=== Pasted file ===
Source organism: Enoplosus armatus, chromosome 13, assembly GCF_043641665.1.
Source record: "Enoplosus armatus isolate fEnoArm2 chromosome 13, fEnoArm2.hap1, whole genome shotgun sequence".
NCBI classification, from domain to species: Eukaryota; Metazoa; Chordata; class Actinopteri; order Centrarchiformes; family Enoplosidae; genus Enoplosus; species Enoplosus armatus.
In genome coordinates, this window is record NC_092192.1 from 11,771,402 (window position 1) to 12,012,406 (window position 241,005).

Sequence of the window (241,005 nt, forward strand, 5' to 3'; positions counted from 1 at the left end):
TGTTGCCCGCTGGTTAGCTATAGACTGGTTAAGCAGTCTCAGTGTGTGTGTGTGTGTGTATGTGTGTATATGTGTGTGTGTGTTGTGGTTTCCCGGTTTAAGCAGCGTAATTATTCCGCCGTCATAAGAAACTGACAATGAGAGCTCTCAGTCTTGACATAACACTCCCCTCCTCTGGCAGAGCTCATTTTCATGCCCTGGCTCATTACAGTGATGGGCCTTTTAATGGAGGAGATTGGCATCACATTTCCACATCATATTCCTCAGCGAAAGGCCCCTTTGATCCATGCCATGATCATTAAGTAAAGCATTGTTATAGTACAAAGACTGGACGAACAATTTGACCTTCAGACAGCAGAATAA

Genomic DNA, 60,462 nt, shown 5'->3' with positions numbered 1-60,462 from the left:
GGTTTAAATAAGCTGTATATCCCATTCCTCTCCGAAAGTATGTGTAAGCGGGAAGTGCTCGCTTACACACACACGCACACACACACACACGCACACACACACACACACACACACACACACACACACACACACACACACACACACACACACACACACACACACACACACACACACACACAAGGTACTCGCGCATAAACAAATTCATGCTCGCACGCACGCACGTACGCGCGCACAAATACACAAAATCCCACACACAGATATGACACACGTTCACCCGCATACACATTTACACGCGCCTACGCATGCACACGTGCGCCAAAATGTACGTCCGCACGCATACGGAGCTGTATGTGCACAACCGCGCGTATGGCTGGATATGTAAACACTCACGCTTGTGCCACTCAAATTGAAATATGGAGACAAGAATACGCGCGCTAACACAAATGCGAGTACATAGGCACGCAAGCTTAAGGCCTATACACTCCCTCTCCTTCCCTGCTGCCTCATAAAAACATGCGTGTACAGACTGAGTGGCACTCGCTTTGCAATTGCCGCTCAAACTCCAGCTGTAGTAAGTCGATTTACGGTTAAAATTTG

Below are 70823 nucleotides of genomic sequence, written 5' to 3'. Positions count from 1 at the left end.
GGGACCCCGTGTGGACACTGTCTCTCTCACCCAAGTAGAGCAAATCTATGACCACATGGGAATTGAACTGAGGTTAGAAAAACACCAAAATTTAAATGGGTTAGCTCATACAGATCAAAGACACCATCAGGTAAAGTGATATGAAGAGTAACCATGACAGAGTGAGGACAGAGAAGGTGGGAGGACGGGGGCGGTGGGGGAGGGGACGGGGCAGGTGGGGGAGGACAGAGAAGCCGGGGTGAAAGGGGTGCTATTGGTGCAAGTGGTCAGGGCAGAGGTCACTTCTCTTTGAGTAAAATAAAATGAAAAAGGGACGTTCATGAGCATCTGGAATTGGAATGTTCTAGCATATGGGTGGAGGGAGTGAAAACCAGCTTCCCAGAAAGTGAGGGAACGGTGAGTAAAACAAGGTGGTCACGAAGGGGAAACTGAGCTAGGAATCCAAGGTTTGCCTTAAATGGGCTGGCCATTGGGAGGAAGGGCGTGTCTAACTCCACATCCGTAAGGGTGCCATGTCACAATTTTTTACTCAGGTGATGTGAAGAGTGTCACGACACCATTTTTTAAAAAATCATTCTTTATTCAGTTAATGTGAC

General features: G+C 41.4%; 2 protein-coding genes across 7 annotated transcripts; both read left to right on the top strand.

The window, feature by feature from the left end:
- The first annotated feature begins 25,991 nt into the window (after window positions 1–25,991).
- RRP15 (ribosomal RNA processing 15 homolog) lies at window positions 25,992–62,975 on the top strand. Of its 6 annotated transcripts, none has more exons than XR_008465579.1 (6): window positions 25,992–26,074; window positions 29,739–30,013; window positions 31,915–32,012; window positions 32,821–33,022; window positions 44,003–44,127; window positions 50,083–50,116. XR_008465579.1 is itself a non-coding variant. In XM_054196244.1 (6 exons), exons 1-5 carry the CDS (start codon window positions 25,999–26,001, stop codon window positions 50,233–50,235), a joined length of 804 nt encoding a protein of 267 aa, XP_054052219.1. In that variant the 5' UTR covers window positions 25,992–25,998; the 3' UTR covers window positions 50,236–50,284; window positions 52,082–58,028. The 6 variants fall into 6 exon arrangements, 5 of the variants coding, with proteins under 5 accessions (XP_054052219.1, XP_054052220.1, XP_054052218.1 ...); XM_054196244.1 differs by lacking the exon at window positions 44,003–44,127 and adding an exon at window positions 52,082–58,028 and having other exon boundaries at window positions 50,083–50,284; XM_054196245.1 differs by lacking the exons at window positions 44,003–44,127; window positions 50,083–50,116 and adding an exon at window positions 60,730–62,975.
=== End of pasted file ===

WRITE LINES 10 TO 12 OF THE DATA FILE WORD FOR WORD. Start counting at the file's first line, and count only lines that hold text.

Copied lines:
GGGACCCCGTGTGGACACTGTCTCTCTCACCCAAGTAGAGCAAATCTATGACCACATGGGAATTGAACTGAGGTTAGAAAAACACCAAAATTTAAATGGGTTAGCTCATACAGATCAAAGACACCATCAGGTAAAGTGATATGAAGAGTAACCATGACAGAGTGAGGACAGAGAAGGTGGGAGGACGGGGGCGGTGGGGGAGGGGACGGGGCAGGTGGGGGAGGACAGAGAAGCCGGGGTGAAAGGGGTGCTATTGGTGCAAGTGGTCAGGGCAGAGGTCACTTCTCTTTGAGTAAAATAAAATGAAAAAGGGACGTTCATGAGCATCTGGAATTGGAATGTTCTAGCATATGGGTGGAGGGAGTGAAAACCAGCTTCCCAGAAAGTGAGGGAACGGTGAGTAAAACAAGGTGGTCACGAAGGGGAAACTGAGCTAGGAATCCAAGGTTTGCCTTAAATGGGCTGGCCATTGGGAGGAAGGGCGTGTCTAACTCCACATCCGTAAGGGTGCCATGTCACAATTTTTTACTCAGGTGATGTGAAGAGTGTCACGACACCATTTTTTAAAAAATCATTCTTTATTCAGTTAATGTGAC

General features: G+C 41.4%; 2 protein-coding genes across 7 annotated transcripts; both read left to right on the top strand.

The window, feature by feature from the left end: